“Show me the proof…before you can get the proof”: Ayestas offers the Court the chance to fix a paradoxical and unfair standard in death penalty cases

October 24, 2017
Guest Post

by Emily Olson-Gault, director, American Bar Association Death Penalty Representation Project and Misty C. Thomas, director, American Bar Association Death Penalty Due Process Review Project

*Affiliations are listed for identification purposes only, as the opinions expressed in this post are the authors’ personal views.

In one week, the U.S. Supreme Court will hear oral arguments in the case of Texas death row prisoner Carlos Ayestas to decide whether his federal appeals attorneys should be afforded basic resources to investigate their client’s background and mental health. This should seem obvious, as we know that these investigations are often the only way to uncover new evidence of wrongful convictions or other constitutional violations. However, the courts below have denied Mr. Ayestas investigative resources critical to developing his defense because he could not prove in advance the very claims he sought to investigate. If the lower court’s decision sounds confusing and circular, that’s because it is. It is also an outlier practice that effectively denies poor people access to justice in the most serious and complex cases.

Congress has long recognized the need to provide reasonable funding for investigation to defense counsel who are representing poor people accused or convicted of crimes. Without such resources, defense lawyers cannot fulfill their ethical obligations to their clients and the reliability of our justice system is greatly diminished. While important in all criminal cases, Congress and the courts have noted that the ability to investigate fully is particularly vital in death penalty cases, where mistakes become irreversible once the punishment is carried out.

Carlos Ayestas sought such funding to investigate a claim that his trial attorneys’ woefully inadequate investigation and paltry two-minute plea for his life fell well below the quality of representation guaranteed by the U.S. Constitution. Any attorney who follows the ABA’s widely accepted guidelines on how to conduct a basic mitigation investigation would have easily uncovered that Mr. Ayestas had experienced multiple head traumas in his life, struggled with substance abuse, and exhibited signs of mental illness. Indeed, after trial, mental health experts at the Texas death row prison diagnosed Mr. Ayestas with schizophrenia. Research has repeatedly shown that evidence like this can be particularly compelling to capital jurors when well-presented, making them more likely to spare a defendant’s life when they know of past traumas or disabilities. But Mr. Ayestas’s trial lawyers said nothing about these factors in his life, nor did they adequately investigate Mr. Ayestas’s deteriorating mental condition.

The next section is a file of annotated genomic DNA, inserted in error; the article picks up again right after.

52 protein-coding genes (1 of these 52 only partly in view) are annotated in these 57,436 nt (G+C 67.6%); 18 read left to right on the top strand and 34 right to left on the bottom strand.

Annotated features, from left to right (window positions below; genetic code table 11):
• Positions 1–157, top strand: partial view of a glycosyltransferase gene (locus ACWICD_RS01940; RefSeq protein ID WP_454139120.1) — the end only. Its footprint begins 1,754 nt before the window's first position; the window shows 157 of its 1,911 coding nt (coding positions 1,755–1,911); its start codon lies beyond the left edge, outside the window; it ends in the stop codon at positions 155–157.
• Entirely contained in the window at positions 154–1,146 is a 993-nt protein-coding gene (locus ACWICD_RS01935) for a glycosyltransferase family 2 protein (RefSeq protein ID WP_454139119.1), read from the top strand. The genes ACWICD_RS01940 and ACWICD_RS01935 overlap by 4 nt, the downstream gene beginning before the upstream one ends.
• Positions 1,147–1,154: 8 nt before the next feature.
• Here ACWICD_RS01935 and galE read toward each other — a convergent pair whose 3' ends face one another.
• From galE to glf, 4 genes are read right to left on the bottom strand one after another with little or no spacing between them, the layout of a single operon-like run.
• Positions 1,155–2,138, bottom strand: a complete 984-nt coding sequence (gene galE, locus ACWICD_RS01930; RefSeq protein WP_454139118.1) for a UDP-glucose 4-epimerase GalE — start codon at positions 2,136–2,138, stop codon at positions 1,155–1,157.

The U.S. Supreme Court has repeatedly held that defense counsel’s failure to conduct a thorough investigation into all aspects of a client’s life violates the Sixth Amendment’s right to counsel. But to win an ineffective assistance of counsel claim, courts require proof of what evidence trial counsel could have uncovered if she had conducted a full investigation and how that evidence might have made a difference at trial. Yet the Texas federal district court and the Fifth Circuit, without allowing him to first obtain such evidence, ruled that Mr. Ayestas has not demonstrated ineffective assistance of counsel. In fact, his habeas lawyers’ request for investigation and expert resources has been rejected because, at the time he asked for funding, Mr. Ayestas was not yet able to provide what the court thought was sufficient evidence to support his claim of ineffective assistance of counsel or a “substantial need” for the investigation. The courts essentially required him to provide, in advance, the very proof that the funding was needed to obtain.

In most other jurisdictions, courts use a “reasonably necessary” standard to assess requests for funding from habeas lawyers who are seeking to prove claims like ineffective assistance of counsel or other constitutional failings. Under this test, the court asks only whether a reasonable attorney with limited resources would choose to spend some of those resources pursuing a particular line of investigation in advance of submitting a habeas petition. This is designed to ensure that defendants who can afford to hire a private lawyer and those who must rely on court-funded counsel receive equitable levels of representation, while giving courts the discretion to reject frivolous requests.

However, in the Fifth Circuit, where Mr. Ayestas’s case was considered, the courts apply a stricter standard, requiring defendants to show they have a “substantial need” for the funding. As Mr. Ayestas’s case demonstrates, this outlier standard is virtually impossible to satisfy. It prevents counsel from obtaining the reasonably necessary funding that Congress intended to provide to ensure that poor defendants do not receive second-class justice and in so doing threatens the functioning and integrity of the criminal justice system.

In Ayestas v. Davis, the U.S. Supreme Court is being asked to consider whether this rigid Fifth Circuit standard misinterprets the federal law that governs funding for habeas investigations. The Court has the opportunity to ensure that the conventional, plain-language reading of the statute remains the status quo, better ensuring that the law is consistent and fair for all poor defendants who simply want to exercise their statutory and Constitutional rights. The Court would be on solid legal footing in doing so.